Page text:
Project given partial okay Jan. 29 article
Nature remains our best resource
The rule of holes requires that when you find your self in a hole, that you stop digging. The hole Pasco County finds itself in is too many (way too many) homes. And, too many permits for more new homes cascade over the horizon. Study after study finds that development ( i.e. more houses) does not pay for itself.
A bigger hole is development in the high impact zone along our coast line. Houses there and the risk associated with them, sooner our later cost all of us in insurance premiums. So, why approve the proposed domestic development of the SunWest Mine property as written? Please, stop digging!
Approval of yet more new homes is supported by commissioners like Ann Hildebrand, who never met a developer she did not like. Here are alternatives to using the tourist tax dollars that seem to vex the Pasco commissioners: Use that same money to negotiate, over time, as necessary, to acquire the Sun West property.
How can we get heads in beds? What is our most important asset? More homes? Another golf course? Should we build a marina for few big boats? Or, is it nature? We call ourself the Nature Coast. Why? Simply because nature is our most important resource (if you don't actually live here). I propose we contract with private industry on the eastern side of the property to build a state-of-the-art water park. Similar parks well north of us are only open about 100 days of the year. The best water parks draw between 500,000 and a million visitors a year. Many of those visitors are international. Tennis anyone? Softball? Not hardly! Please consider the following, most of which will minimally impact the nature of the Nature Coast:
There is ample room on the eastern part of the property for future recreational (ballparks, etc.). Grants can be secured to remove non-native vegetation and replace it with native plants while employing Pasco residents. And, thematic development will create much more employment.
The multiple freshwater lakes on the property can be used to host state, regional, and local bass fishing tournaments and attract ramp launch fees daily. West of the Old Dixie Highway (old U.S. 19), we should establish a county park with a fee-for-launch marina for shallow draft boats only that will support multiple local, state, and regional redfish, grand slam, and other inshore fishing tournaments that will attract very profitable multiple heads to beds venues.
Used wisely, the SunWest property can support guided fishing, kayaking, hiking trails, photo expeditions, equine trails, cave diving, a Florida wildlife sanctuary, and so more without using one more drop of water. Multiple springs exist on the property. A large, clear saltwater lake that can support a fishing pier and swimming beaches awaits public attention. There is so much more we can do there. If we act now, we can promote, attract and preserve the best of what makes us the Nature Coast before we give it away for short-term profit. This is where we live. This is our children's future. Act now to save it. More homes, a fat cat marina, and yet another golf course will not save this county from itself. Speak up for nature on the Nature Coast!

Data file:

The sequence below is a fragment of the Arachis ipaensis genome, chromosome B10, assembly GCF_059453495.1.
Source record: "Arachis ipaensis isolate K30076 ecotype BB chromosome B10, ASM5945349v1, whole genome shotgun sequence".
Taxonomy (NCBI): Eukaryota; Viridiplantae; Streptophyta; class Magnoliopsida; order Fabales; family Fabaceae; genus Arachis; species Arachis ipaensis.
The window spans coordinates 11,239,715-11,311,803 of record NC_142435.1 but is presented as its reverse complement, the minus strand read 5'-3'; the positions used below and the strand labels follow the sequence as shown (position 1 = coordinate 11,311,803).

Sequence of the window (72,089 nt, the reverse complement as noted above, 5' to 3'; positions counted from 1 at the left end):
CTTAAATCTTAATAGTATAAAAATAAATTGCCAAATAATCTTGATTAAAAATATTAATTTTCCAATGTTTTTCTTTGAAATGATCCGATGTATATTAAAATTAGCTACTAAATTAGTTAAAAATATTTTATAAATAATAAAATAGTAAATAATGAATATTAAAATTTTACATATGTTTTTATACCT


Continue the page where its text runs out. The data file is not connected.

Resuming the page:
F. Rydzik, New Port Richey
Dentist filling a need Feb. 5 article
Freebies promote irresponsibility
Again, we see overweight people getting free dental care. I also noticed previously the obese people (including a child) getting free Christmas gifts/food from a detective in Pasco. If these overweight/obese people cut their food bill by two-thirds, they might actually have money to pay for everything that the bleeding hearts are giving them for free.
Their problems are self-made, then they are rewarded with free stuff.
When is personal responsibility ever going to make a comeback in America? Why should children study in school or adults get a job, when there are freebies out there for the irresponsible people?
Carmen Blakely, Lutz
Tax fireworks in place of thwarted regulation Jan. 31 C.T. Bowen column
Take this issue to lawmakers
We have been working on getting some law enforcement on this fireworks issue for months. We live in Old Homosassa (Citrus County) and we have a home in Weeki Wachee (Hernando County) and in both locations, we get bombarded by not just fireworks, but huge explosive devices. This should not be allowed, especially in populated areas.
No law enforcement agency is willing to do anything.
One mortar went through our roof in Weeki Wachee on July 4, 2009. We are aware of the injuries to the little girl as well. In Homosassa, an errant mortar just missed hitting my husband on our deck and exploded in the river. Our house shakes and we feel in personal danger in our own home. Not to mention what it does to our dogs.
This will not get fixed until the public is made aware of what is going on, and puts pressure on state legislators.
Terri Auner, Homosassa